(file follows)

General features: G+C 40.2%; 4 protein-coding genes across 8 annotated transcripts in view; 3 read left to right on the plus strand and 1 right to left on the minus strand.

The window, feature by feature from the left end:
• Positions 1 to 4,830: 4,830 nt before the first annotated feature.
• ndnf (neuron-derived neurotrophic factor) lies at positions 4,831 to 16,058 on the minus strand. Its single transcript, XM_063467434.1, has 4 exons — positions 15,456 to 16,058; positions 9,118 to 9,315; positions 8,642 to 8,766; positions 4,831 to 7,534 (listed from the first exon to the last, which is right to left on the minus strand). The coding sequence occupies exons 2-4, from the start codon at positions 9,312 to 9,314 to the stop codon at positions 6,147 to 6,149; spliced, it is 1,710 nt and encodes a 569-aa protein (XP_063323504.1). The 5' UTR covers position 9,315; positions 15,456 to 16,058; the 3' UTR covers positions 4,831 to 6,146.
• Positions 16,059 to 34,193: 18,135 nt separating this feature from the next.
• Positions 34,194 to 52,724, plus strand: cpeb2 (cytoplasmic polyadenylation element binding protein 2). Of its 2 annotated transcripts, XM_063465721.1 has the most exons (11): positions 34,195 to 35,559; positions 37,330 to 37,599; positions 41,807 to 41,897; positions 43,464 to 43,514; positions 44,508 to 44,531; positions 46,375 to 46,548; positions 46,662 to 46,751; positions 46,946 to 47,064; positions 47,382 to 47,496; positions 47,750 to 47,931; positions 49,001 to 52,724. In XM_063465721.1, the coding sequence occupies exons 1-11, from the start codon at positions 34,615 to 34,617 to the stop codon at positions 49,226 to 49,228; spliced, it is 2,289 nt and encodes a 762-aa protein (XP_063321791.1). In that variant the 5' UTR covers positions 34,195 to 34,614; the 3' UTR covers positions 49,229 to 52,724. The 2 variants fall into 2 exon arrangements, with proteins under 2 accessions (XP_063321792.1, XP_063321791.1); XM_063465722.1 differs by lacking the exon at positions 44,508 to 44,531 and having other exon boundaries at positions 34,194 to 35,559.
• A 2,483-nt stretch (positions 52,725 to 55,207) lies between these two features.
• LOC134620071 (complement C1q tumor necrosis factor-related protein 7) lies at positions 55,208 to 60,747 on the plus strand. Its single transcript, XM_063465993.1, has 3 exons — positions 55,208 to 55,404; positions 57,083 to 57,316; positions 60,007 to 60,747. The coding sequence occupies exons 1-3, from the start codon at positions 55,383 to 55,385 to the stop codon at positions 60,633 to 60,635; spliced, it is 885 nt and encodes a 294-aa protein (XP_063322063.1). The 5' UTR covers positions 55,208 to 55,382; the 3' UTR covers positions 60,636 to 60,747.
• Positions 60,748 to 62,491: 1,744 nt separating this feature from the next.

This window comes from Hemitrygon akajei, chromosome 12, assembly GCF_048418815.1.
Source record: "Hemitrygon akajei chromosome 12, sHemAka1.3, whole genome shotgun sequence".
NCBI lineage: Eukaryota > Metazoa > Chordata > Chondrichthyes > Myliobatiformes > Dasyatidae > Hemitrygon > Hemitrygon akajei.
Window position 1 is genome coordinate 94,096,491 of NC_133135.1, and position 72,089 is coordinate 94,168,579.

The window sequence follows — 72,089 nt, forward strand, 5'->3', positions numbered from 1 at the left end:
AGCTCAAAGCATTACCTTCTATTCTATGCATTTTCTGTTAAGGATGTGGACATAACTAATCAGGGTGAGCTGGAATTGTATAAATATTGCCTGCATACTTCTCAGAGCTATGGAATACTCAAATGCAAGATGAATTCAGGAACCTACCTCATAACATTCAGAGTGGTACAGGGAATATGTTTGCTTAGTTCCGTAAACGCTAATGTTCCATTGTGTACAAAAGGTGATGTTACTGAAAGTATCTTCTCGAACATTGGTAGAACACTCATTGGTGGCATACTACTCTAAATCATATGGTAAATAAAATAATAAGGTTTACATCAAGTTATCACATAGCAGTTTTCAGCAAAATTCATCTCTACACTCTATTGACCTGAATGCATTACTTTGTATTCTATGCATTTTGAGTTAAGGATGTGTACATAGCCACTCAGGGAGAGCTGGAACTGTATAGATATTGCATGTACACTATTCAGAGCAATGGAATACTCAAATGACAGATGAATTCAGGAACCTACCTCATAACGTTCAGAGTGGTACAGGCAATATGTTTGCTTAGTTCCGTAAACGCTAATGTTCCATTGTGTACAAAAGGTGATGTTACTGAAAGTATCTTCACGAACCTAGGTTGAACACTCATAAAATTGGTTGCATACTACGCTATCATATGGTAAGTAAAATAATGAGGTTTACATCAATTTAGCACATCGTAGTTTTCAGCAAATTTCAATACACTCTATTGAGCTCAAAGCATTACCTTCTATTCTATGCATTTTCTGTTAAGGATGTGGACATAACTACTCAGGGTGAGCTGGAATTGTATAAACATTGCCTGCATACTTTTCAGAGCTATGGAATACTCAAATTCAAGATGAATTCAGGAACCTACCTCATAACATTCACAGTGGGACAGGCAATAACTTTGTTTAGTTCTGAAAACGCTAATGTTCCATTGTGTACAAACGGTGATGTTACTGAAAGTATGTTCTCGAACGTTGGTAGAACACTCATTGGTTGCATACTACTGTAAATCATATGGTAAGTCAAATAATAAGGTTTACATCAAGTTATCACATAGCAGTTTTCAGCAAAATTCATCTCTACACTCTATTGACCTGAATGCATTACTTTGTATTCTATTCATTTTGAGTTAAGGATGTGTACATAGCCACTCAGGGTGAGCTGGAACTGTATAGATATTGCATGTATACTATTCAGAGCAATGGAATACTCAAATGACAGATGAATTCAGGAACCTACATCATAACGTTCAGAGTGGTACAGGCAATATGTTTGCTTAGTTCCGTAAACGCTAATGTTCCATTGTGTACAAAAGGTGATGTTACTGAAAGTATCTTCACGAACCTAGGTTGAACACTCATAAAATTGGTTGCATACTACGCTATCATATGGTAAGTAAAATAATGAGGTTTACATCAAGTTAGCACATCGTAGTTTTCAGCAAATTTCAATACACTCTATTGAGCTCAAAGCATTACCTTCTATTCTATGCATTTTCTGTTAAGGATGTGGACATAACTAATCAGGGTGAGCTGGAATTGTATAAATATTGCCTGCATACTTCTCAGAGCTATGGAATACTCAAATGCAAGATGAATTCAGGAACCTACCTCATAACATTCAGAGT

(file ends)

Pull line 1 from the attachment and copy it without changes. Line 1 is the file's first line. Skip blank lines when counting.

General features: G+C 40.2%; 4 protein-coding genes across 8 annotated transcripts in view; 3 read left to right on the plus strand and 1 right to left on the minus strand.